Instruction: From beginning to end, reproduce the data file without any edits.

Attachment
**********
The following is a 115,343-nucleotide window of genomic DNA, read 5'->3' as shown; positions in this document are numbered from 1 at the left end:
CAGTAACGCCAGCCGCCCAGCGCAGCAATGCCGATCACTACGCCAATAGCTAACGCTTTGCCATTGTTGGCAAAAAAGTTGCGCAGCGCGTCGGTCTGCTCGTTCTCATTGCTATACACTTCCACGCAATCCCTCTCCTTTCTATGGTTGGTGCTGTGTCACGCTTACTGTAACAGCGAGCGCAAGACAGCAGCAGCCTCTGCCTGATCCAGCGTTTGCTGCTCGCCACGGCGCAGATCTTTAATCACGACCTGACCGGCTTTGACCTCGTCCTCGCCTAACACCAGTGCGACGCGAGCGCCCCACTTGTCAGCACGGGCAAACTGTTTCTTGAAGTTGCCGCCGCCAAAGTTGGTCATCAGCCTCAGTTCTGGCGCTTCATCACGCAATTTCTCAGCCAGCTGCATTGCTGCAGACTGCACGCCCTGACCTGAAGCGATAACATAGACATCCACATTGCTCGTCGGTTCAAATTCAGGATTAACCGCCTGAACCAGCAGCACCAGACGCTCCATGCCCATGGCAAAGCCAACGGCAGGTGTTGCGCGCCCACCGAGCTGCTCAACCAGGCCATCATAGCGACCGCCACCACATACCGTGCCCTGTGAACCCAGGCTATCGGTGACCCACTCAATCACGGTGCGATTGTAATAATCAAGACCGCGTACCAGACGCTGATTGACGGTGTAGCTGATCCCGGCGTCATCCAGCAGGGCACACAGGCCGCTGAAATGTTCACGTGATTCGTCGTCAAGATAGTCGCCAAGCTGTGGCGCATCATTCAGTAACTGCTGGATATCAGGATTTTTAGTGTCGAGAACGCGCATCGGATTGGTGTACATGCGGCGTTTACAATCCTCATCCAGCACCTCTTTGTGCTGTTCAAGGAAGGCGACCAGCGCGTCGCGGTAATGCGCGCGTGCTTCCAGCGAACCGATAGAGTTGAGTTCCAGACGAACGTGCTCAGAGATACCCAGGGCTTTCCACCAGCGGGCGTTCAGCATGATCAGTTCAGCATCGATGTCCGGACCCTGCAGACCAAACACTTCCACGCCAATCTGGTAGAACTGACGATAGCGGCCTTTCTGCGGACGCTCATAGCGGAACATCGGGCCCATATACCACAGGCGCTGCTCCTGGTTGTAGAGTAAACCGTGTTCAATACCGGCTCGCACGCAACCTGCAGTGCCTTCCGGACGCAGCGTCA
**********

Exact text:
The following is a 115,343-nucleotide window of genomic DNA, read 5'->3' as shown; positions in this document are numbered from 1 at the left end:
CAGTAACGCCAGCCGCCCAGCGCAGCAATGCCGATCACTACGCCAATAGCTAACGCTTTGCCATTGTTGGCAAAAAAGTTGCGCAGCGCGTCGGTCTGCTCGTTCTCATTGCTATACACTTCCACGCAATCCCTCTCCTTTCTATGGTTGGTGCTGTGTCACGCTTACTGTAACAGCGAGCGCAAGACAGCAGCAGCCTCTGCCTGATCCAGCGTTTGCTGCTCGCCACGGCGCAGATCTTTAATCACGACCTGACCGGCTTTGACCTCGTCCTCGCCTAACACCAGTGCGACGCGAGCGCCCCACTTGTCAGCACGGGCAAACTGTTTCTTGAAGTTGCCGCCGCCAAAGTTGGTCATCAGCCTCAGTTCTGGCGCTTCATCACGCAATTTCTCAGCCAGCTGCATTGCTGCAGACTGCACGCCCTGACCTGAAGCGATAACATAGACATCCACATTGCTCGTCGGTTCAAATTCAGGATTAACCGCCTGAACCAGCAGCACCAGACGCTCCATGCCCATGGCAAAGCCAACGGCAGGTGTTGCGCGCCCACCGAGCTGCTCAACCAGGCCATCATAGCGACCGCCACCACATACCGTGCCCTGTGAACCCAGGCTATCGGTGACCCACTCAATCACGGTGCGATTGTAATAATCAAGACCGCGTACCAGACGCTGATTGACGGTGTAGCTGATCCCGGCGTCATCCAGCAGGGCACACAGGCCGCTGAAATGTTCACGTGATTCGTCGTCAAGATAGTCGCCAAGCTGTGGCGCATCATTCAGTAACTGCTGGATATCAGGATTTTTAGTGTCGAGAACGCGCATCGGATTGGTGTACATGCGGCGTTTACAATCCTCATCCAGCACCTCTTTGTGCTGTTCAAGGAAGGCGACCAGCGCGTCGCGGTAATGCGCGCGTGCTTCCAGCGAACCGATAGAGTTGAGTTCCAGACGAACGTGCTCAGAGATACCCAGGGCTTTCCACCAGCGGGCGTTCAGCATGATCAGTTCAGCATCGATGTCCGGACCCTGCAGACCAAACACTTCCACGCCAATCTGGTAGAACTGACGATAGCGGCCTTTCTGCGGACGCTCATAGCGGAACATCGGGCCCATATACCACAGGCGCTGCTCCTGGTTGTAGAGTAAACCGTGTTCAATACCGGCTCGCACGCAACCTGCAGTGCCTTCCGGACGCAGCGTCA